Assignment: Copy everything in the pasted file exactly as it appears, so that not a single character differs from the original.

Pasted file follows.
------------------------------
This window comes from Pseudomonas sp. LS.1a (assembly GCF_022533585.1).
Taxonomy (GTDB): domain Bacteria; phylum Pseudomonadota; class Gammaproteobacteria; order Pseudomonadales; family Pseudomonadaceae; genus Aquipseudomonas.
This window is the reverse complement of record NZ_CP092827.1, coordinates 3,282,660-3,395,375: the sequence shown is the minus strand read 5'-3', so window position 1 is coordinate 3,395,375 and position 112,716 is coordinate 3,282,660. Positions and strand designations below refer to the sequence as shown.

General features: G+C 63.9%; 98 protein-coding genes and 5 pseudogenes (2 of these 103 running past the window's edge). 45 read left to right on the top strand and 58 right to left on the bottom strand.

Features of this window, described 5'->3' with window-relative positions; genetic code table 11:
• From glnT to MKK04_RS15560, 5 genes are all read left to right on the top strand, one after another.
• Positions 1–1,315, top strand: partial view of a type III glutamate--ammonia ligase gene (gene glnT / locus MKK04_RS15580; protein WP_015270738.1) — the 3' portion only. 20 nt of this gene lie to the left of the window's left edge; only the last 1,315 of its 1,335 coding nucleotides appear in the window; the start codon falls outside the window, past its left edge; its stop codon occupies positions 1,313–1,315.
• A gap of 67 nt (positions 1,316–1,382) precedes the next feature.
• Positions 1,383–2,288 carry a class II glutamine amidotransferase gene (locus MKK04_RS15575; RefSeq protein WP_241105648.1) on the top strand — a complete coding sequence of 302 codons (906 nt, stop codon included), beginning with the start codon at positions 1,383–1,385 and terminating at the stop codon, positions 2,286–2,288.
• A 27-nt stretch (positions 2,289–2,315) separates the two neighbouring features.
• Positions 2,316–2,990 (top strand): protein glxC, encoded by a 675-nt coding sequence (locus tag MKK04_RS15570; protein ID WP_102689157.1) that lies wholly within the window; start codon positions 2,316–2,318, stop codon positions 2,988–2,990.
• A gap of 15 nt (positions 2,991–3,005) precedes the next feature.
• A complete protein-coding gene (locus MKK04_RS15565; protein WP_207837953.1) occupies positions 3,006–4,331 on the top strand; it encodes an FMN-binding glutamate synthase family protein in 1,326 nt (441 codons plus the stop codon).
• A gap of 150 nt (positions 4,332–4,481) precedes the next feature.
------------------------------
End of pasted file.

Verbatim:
This window comes from Pseudomonas sp. LS.1a (assembly GCF_022533585.1).
Taxonomy (GTDB): domain Bacteria; phylum Pseudomonadota; class Gammaproteobacteria; order Pseudomonadales; family Pseudomonadaceae; genus Aquipseudomonas.
This window is the reverse complement of record NZ_CP092827.1, coordinates 3,282,660-3,395,375: the sequence shown is the minus strand read 5'-3', so window position 1 is coordinate 3,395,375 and position 112,716 is coordinate 3,282,660. Positions and strand designations below refer to the sequence as shown.

General features: G+C 63.9%; 98 protein-coding genes and 5 pseudogenes (2 of these 103 running past the window's edge). 45 read left to right on the top strand and 58 right to left on the bottom strand.

Features of this window, described 5'->3' with window-relative positions; genetic code table 11:
• From glnT to MKK04_RS15560, 5 genes are all read left to right on the top strand, one after another.
• Positions 1–1,315, top strand: partial view of a type III glutamate--ammonia ligase gene (gene glnT / locus MKK04_RS15580; protein WP_015270738.1) — the 3' portion only. 20 nt of this gene lie to the left of the window's left edge; only the last 1,315 of its 1,335 coding nucleotides appear in the window; the start codon falls outside the window, past its left edge; its stop codon occupies positions 1,313–1,315.
• A gap of 67 nt (positions 1,316–1,382) precedes the next feature.
• Positions 1,383–2,288 carry a class II glutamine amidotransferase gene (locus MKK04_RS15575; RefSeq protein WP_241105648.1) on the top strand — a complete coding sequence of 302 codons (906 nt, stop codon included), beginning with the start codon at positions 1,383–1,385 and terminating at the stop codon, positions 2,286–2,288.
• A 27-nt stretch (positions 2,289–2,315) separates the two neighbouring features.
• Positions 2,316–2,990 (top strand): protein glxC, encoded by a 675-nt coding sequence (locus tag MKK04_RS15570; protein ID WP_102689157.1) that lies wholly within the window; start codon positions 2,316–2,318, stop codon positions 2,988–2,990.
• A gap of 15 nt (positions 2,991–3,005) precedes the next feature.
• A complete protein-coding gene (locus MKK04_RS15565; protein WP_207837953.1) occupies positions 3,006–4,331 on the top strand; it encodes an FMN-binding glutamate synthase family protein in 1,326 nt (441 codons plus the stop codon).
• A gap of 150 nt (positions 4,332–4,481) precedes the next feature.